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Symbolic Images:

Metaphors Deployed and Preserved


Huichol shamanic art began with decorated prayer bowls placed in caves as offerings. Contemporary yarn paintings are interpretations of some aspect of a relationship to the
Gods, based on the Huichol belief that people create their own realities. Empowered by the visionary cactus, peyote, these works function like talismans, helping to maintain a
balance between man, nature and spirit.


The job of the Huichol shamans who create the paintings, is to help keep their people in harmony with the totality of their world. The animals, plants, colors and symbols of the yarn paintings represent the core of Huichol culture and religion, and each detail has great significance. Believing themselves to be a part of creation which entertains Gods,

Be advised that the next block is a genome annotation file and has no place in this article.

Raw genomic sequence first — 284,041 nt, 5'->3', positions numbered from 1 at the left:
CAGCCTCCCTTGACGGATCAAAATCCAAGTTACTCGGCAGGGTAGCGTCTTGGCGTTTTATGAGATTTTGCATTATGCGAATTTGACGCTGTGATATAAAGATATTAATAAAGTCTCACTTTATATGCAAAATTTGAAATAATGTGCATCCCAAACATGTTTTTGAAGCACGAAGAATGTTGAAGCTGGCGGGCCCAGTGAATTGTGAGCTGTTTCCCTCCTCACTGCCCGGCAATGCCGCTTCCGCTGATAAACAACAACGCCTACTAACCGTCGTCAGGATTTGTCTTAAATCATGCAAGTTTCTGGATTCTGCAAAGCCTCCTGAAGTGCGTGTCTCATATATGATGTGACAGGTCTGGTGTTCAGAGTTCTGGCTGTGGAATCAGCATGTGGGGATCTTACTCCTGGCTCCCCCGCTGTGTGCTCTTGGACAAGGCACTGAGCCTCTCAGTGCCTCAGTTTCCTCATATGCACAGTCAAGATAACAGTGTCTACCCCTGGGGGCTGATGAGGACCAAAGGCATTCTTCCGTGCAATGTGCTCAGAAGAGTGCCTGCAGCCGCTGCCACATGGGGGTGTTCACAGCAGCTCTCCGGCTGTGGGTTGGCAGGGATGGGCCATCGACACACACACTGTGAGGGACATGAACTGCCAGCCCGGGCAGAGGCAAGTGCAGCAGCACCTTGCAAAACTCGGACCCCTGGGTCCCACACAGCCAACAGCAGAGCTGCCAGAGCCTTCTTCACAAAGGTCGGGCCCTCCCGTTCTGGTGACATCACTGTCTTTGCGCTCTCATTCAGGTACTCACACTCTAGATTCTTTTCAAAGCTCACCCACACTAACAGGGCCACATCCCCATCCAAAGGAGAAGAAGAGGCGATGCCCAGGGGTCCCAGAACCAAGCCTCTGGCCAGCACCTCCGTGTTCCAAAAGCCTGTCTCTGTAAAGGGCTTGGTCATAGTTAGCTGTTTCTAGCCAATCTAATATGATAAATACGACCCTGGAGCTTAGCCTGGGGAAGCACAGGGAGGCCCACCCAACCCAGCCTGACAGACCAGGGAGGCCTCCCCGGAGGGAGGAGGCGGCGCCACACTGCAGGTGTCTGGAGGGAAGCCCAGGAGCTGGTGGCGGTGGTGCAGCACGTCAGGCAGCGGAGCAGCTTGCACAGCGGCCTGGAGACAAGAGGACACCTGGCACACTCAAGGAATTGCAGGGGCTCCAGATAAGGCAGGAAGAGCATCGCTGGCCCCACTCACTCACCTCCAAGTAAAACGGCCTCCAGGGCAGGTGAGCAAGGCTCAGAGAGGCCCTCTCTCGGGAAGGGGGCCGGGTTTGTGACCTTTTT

Huichols are sustained every day by the God’s earthly representatives -- corn, peyote and deer.


In the Huichol world-view, each natural entity has a specific duty to perform. Eagle, snake, bird, jaguar, scorpion, turkey and deer are living creatures who, like men, also communicate with the Gods. Animals are believed to have a common Grandfatherly character. Plants are viewed through the persona of a Grandmotherly ancestor. Like man, plants like corn, flowers, peyote buttons, or datura lilies have a short life on earth, during
which they bear witness to and reflect the visual beauty and healthful bounty of nature.








Museum Location

Tweed Museum of Art

University of Minnesota Duluth Campus

1201 Ordean Court

Duluth, MN 55812-2496

Info: 218-726-8222 or 218-726-6552

store: 218-726-6139



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Last modified on 05/15/18 12:07 PM
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